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San Francisco MUNI's New Competition (in the Marina District, at Least)

Live in the Marina District and work downtown or SoMA? You now have more transit choices thanks to two new startups, Chariot and Leap. Think of the two private shuttle services as Google buses for the public, except they are not quite so large.
March 28, 2015, 7am PDT | Irvin Dawid
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Unlike the imposing tech buses that shuttle San Francisco residents out of the city to their offices in Menlo Park, Mountain View or other Peninsula cities, the smaller buses or vans used by Leap and Chariot, respectively, go from the city's outer neighborhoods to downtown and South of Market Area (SoMA) employment centers.

Another huge difference is that these services are open to anyone who can pay the $3-$6 per ride, far less than Uber but more than $2.25 on MUNI, San Francisco's public transit system, though costs are reduced with multi-ride tickets and the use of transit commuter benefits. You might need a smartphone to pay your fare though, as cash and Clipper Cards are not accepted.

"We just don't want to get in the way of other operations, our goal is to make the city work better overall," Kyle Kirchhoff, (Leap’s) CEO, told Ars at a Starbucks on Chestnut Street in the Marina neighborhood on Tuesday (March 17) morning, writes Cyrus Farivar. "We have tried to design an experience that takes the hassle out of commuting, and part of that is not having a crowded space."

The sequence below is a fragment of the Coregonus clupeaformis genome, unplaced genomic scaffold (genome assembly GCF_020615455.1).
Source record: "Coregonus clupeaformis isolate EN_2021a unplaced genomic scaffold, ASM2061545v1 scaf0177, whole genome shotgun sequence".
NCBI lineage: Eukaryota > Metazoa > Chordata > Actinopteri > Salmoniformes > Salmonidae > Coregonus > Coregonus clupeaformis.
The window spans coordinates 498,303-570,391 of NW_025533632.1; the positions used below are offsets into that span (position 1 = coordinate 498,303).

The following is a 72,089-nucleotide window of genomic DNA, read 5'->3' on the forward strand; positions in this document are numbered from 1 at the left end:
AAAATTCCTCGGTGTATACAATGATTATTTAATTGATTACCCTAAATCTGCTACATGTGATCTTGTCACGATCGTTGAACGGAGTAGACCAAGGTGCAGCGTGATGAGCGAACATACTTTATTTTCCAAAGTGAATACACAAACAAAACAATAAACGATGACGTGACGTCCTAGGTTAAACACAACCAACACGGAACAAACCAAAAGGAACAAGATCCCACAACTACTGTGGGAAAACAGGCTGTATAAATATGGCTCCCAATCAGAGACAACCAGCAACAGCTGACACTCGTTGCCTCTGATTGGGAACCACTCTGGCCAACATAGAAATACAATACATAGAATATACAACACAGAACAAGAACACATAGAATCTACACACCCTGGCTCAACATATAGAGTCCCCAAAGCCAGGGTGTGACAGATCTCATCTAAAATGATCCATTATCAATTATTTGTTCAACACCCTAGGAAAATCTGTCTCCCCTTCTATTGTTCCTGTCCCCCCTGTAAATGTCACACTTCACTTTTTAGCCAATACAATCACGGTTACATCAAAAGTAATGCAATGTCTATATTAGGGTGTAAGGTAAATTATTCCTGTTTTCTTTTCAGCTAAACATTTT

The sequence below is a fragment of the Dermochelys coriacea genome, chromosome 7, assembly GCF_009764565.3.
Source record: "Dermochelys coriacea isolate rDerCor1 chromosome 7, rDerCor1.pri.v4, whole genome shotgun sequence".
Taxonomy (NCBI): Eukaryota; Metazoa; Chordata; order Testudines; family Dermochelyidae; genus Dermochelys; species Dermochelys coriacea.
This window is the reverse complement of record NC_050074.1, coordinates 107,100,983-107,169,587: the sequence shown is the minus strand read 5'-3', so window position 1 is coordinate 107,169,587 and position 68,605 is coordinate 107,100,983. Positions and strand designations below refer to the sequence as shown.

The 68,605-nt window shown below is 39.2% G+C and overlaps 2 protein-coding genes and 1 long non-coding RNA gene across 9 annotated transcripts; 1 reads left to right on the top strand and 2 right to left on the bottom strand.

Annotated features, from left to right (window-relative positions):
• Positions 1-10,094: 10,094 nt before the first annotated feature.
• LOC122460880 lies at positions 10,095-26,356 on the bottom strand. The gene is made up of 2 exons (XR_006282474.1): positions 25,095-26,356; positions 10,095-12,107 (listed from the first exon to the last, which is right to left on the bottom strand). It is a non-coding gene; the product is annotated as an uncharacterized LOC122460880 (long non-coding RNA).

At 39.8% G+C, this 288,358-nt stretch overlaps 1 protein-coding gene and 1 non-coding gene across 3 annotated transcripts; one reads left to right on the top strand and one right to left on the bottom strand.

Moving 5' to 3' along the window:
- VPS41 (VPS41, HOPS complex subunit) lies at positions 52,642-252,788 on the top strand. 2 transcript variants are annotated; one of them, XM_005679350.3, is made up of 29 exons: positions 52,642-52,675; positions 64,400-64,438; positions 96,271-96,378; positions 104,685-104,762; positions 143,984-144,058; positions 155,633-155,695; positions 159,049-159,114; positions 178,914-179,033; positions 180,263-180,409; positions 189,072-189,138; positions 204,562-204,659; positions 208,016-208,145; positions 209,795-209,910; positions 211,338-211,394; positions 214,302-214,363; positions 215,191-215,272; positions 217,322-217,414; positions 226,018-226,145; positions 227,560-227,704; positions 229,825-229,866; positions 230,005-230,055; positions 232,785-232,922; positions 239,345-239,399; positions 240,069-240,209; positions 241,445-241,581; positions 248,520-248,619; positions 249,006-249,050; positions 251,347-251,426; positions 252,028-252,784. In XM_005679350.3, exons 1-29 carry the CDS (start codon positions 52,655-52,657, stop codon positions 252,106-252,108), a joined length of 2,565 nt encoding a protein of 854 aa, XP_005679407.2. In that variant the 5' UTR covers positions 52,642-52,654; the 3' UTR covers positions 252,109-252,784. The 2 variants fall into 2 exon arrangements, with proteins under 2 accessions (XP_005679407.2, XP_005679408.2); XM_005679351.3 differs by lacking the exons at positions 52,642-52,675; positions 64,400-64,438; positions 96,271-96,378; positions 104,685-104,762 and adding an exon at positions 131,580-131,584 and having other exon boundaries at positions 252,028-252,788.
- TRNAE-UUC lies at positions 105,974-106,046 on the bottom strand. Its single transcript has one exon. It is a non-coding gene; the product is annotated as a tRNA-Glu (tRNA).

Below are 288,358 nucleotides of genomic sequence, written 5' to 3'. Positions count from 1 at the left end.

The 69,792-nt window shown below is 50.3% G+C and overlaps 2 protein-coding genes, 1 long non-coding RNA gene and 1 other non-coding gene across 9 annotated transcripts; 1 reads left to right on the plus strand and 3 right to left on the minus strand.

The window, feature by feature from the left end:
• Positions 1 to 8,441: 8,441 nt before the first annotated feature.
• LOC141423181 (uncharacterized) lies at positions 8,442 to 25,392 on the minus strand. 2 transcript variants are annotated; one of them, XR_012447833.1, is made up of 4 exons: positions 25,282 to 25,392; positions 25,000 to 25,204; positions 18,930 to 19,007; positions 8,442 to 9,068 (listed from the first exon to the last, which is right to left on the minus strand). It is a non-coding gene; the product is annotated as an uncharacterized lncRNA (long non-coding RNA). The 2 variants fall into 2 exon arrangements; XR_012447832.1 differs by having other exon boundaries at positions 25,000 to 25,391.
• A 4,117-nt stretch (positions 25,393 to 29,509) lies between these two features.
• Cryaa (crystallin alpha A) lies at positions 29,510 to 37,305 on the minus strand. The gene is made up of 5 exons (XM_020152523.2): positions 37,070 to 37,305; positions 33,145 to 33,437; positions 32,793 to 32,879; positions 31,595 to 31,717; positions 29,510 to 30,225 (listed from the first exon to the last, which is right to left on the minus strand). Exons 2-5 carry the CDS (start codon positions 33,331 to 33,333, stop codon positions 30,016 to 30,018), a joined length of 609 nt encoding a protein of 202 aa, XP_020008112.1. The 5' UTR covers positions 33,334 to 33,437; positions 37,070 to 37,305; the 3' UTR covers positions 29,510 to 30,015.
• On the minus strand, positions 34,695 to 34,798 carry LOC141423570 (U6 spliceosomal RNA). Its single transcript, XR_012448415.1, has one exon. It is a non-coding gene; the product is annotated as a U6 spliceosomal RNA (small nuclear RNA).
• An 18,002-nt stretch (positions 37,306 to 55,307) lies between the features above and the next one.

"While some see elitism in the new services, entrepreneurs see a need: especially in areas like the Marina and South of Market where transit options are less abundant," writes Greta Kaul of the San Francisco Chronicle. However, the elitism label is hard to dismiss.

You’re trying to make money, and you’re creating a two-tiered transportation system in San Francisco,” San Francisco Supervisor John Avalos charged.

And a third transit startup, Loup, will soon be joining MUNI's competition for those who can afford the higher price but prefer a less stressful ride. "Loup's drivers have pick-up and drop-off spots, like a bus route, except passengers hail a ride through the app," writes Nitasha Tiku of The Verge.

For San Francisco residents who don't live in the Marina District, "Chariot announced expanded routes Wednesday (March 18), a new effort to reach people who work and live in more neighborhoods (it has been operating for 11 months in the Haight, Marina, Pacific Heights, downtown and South of Market areas)," writes Kaul of the Chronicle.

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Published on Tuesday, March 17, 2015 in Ars Technica
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